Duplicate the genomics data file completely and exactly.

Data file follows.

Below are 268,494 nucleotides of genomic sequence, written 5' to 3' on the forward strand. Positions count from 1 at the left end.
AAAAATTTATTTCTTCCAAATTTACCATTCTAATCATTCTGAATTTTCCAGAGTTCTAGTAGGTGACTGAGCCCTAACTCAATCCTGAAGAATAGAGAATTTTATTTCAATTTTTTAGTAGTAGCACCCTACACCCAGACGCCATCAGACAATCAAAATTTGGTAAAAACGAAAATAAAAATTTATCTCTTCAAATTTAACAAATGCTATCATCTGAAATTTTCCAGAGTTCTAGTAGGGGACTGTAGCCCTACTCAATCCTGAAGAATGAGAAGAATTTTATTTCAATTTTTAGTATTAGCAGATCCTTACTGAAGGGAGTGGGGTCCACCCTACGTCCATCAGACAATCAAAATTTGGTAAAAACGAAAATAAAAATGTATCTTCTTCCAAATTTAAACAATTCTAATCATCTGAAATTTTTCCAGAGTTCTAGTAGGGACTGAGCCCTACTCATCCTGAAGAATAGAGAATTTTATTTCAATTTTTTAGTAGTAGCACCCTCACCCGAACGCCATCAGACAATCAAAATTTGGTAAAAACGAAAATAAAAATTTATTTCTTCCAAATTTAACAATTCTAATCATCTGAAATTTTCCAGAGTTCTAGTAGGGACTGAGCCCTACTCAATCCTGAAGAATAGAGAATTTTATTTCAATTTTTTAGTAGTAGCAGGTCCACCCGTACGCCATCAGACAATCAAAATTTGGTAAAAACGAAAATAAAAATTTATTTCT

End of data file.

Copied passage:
Below are 268,494 nucleotides of genomic sequence, written 5' to 3' on the forward strand. Positions count from 1 at the left end.
AAAAATTTATTTCTTCCAAATTTACCATTCTAATCATTCTGAATTTTCCAGAGTTCTAGTAGGTGACTGAGCCCTAACTCAATCCTGAAGAATAGAGAATTTTATTTCAATTTTTTAGTAGTAGCACCCTACACCCAGACGCCATCAGACAATCAAAATTTGGTAAAAACGAAAATAAAAATTTATCTCTTCAAATTTAACAAATGCTATCATCTGAAATTTTCCAGAGTTCTAGTAGGGGACTGTAGCCCTACTCAATCCTGAAGAATGAGAAGAATTTTATTTCAATTTTTAGTATTAGCAGATCCTTACTGAAGGGAGTGGGGTCCACCCTACGTCCATCAGACAATCAAAATTTGGTAAAAACGAAAATAAAAATGTATCTTCTTCCAAATTTAAACAATTCTAATCATCTGAAATTTTTCCAGAGTTCTAGTAGGGACTGAGCCCTACTCATCCTGAAGAATAGAGAATTTTATTTCAATTTTTTAGTAGTAGCACCCTCACCCGAACGCCATCAGACAATCAAAATTTGGTAAAAACGAAAATAAAAATTTATTTCTTCCAAATTTAACAATTCTAATCATCTGAAATTTTCCAGAGTTCTAGTAGGGACTGAGCCCTACTCAATCCTGAAGAATAGAGAATTTTATTTCAATTTTTTAGTAGTAGCAGGTCCACCCGTACGCCATCAGACAATCAAAATTTGGTAAAAACGAAAATAAAAATTTATTTCT